Monday, December 31, 2012

Nostalgia, was it ever the same as it used to be?

There's a paragraph in Tony Parson's first novel "Man and Boy" where he describes driven along the Southend arterial road beneath the orange street lamps that has always resonated with me, conjuring up images of drives back into the Essex wastelands after Christmases spent in the bosom of a vast East End family.

The colour green also brings back memories of past Yuletides, that weird lime green colour that only Christmas tree lights seem to have which, along with that rather strange looking blue, make the lights take on weird psychedelic properties. Perhaps Timothy Leary had a job in a previous life designing baubles and lights.

It was interesting to see Roger McGough saying the other night about how Christmas songs made him nostalgic for a time he knew he had never experienced as a boy growing up in post WW2 Liverpool. Christmas songs, at least those pre-2002, managed to generate their own little world to which everybody was admitted if only for four weeks of the year. I heard a psychologist say recently that once we pass the age of ten all of our memories from before that period are seen from an adult point of view, we have gone past that point before which we could recall things through the window of a child, once we reach ten those curtains are closed and we enter the world of adult perceptions and trigger points.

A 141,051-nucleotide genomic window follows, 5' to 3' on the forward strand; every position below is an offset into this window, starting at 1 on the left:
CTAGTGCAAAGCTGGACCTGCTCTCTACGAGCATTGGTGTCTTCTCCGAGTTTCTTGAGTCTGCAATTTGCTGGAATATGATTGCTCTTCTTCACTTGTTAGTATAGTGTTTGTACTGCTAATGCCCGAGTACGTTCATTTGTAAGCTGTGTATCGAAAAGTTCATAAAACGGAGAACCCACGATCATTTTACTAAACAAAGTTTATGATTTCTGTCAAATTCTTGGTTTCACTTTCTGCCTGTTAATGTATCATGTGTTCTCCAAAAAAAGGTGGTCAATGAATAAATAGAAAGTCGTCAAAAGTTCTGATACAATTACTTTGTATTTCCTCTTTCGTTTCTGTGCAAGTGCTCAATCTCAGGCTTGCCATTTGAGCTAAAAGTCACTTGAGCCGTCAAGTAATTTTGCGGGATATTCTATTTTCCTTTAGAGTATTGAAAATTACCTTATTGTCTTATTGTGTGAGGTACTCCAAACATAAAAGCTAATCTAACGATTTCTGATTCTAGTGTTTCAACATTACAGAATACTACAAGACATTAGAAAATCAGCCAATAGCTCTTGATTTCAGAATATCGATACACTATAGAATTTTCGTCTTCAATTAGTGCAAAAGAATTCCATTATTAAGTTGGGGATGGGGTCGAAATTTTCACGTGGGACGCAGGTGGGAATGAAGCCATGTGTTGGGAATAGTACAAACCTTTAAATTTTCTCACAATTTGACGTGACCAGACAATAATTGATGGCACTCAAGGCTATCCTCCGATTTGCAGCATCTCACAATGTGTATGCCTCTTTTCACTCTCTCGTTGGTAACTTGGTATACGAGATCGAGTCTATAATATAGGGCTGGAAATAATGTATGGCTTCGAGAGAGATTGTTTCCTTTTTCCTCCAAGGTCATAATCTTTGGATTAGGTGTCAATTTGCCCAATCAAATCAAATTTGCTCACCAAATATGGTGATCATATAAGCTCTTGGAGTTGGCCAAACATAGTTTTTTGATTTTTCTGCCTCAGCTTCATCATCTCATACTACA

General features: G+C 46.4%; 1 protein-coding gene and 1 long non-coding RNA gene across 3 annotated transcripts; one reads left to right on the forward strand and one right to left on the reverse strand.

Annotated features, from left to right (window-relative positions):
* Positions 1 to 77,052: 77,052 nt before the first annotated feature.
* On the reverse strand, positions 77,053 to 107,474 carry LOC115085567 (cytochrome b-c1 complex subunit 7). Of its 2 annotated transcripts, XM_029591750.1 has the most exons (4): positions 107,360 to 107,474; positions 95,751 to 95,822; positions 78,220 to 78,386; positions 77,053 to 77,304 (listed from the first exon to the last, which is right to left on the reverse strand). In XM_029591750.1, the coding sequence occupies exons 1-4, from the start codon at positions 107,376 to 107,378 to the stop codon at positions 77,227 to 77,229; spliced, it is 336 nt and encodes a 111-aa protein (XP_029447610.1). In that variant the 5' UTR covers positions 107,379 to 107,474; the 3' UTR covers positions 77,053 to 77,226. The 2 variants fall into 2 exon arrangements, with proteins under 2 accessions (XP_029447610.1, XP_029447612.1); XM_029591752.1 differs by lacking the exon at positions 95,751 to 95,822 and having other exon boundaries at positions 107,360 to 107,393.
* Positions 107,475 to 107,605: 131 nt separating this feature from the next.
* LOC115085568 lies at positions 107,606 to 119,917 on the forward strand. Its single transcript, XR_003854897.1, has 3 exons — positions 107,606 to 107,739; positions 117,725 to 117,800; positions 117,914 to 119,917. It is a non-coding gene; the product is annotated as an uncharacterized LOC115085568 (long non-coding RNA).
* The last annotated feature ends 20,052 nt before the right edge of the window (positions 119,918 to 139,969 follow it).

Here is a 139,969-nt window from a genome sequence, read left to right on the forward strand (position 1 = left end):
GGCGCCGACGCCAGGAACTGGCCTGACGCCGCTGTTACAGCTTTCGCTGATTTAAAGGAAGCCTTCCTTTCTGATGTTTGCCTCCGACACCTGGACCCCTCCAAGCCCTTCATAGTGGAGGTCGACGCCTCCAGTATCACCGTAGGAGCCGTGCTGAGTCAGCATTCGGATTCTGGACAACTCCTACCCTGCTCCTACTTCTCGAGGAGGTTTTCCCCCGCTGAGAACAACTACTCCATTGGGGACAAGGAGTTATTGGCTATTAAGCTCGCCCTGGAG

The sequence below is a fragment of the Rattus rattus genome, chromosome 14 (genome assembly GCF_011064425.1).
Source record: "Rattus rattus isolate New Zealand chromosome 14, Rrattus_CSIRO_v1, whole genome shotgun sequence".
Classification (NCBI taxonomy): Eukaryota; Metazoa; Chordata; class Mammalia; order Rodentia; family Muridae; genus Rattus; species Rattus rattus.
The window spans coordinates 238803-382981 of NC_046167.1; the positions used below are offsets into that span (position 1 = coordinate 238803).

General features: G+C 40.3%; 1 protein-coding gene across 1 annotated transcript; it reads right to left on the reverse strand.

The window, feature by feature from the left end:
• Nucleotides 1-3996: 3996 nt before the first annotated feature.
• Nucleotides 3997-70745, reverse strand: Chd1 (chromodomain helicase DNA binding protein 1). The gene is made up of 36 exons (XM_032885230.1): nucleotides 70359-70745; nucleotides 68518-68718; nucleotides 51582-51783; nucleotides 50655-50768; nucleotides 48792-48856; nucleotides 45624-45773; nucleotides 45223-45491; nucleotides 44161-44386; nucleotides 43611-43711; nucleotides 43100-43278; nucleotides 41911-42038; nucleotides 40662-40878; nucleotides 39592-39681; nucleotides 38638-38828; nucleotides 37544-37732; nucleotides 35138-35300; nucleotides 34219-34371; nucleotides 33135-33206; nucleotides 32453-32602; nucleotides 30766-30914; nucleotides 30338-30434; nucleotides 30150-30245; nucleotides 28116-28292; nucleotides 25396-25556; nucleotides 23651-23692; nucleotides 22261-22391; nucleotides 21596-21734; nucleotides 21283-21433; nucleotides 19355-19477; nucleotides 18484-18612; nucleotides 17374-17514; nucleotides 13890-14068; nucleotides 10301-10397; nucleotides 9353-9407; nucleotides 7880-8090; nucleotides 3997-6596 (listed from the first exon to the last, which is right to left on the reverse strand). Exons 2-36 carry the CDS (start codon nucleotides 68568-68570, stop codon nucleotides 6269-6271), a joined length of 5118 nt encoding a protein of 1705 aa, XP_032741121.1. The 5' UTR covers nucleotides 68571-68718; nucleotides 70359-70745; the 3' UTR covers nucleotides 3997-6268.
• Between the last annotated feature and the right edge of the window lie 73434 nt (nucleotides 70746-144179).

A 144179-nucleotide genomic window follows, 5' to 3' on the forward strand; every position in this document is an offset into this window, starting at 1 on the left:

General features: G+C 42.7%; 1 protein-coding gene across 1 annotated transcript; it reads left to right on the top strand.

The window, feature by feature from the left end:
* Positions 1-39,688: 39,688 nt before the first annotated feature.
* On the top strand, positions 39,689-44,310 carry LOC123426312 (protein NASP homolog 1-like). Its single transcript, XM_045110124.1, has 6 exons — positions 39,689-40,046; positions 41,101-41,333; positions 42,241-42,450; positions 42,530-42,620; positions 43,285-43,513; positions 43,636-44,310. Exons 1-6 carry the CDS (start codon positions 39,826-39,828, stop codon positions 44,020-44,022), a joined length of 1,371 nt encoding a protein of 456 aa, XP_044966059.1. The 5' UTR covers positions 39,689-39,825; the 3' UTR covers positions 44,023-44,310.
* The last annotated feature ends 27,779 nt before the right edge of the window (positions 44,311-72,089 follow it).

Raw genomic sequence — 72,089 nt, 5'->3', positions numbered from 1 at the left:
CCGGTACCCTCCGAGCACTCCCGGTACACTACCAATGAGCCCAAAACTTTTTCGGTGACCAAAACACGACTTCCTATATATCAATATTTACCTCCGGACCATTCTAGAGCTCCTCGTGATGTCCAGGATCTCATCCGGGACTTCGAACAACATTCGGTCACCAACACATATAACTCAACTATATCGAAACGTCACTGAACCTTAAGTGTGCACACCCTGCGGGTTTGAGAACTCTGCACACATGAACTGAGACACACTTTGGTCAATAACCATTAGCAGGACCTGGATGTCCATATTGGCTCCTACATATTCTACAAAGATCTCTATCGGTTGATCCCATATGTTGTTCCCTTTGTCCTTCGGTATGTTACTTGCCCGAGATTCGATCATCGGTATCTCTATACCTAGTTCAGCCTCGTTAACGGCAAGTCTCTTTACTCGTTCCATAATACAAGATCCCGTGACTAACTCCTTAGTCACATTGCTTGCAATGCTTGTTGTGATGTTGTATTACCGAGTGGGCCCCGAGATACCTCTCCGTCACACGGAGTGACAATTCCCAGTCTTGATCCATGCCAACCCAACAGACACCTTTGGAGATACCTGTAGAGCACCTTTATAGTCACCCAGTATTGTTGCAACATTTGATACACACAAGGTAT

I have only a handful of memories of Christmases before the age of 10 and to be honest once you get to my age they aren't the sort of things you want to bring out on Christmas Day and think about. When you have children of your own you tend to live Christmas through them, the anticipation of the great event, the buying and giving of presents, the annual palaver over cooking yet another roast dinner, this one apparently has to have 'all the  trimmings'  - whatever they are.

Perception has been an important word for me this year because I think how we view things, usually based on our own individual experience, colours how we perceive those events which we don't necessarily have any impact on but which for some short time fill newspaper inches and dominate the rolling news channels. 

The Olympics and Paralympics showed two things for me which I hope left a lasting impression with people, firstly that we still have it in us as a country to pull together and put on a show that can inspire genuine awe. Of course the opening ceremony had its detractors, some sour faced bloke called Hitchens for a start, who complained about its heavy handed multi-cultural message. Oh to have been in the Hitchens household on 'Super Saturday' when a Somali refugee, the daughter of a midlands mixed marriage and a ginger won gold medals whilst wearing the vest of Great Britain and Northern Ireland. Heavy handed? Not a chance.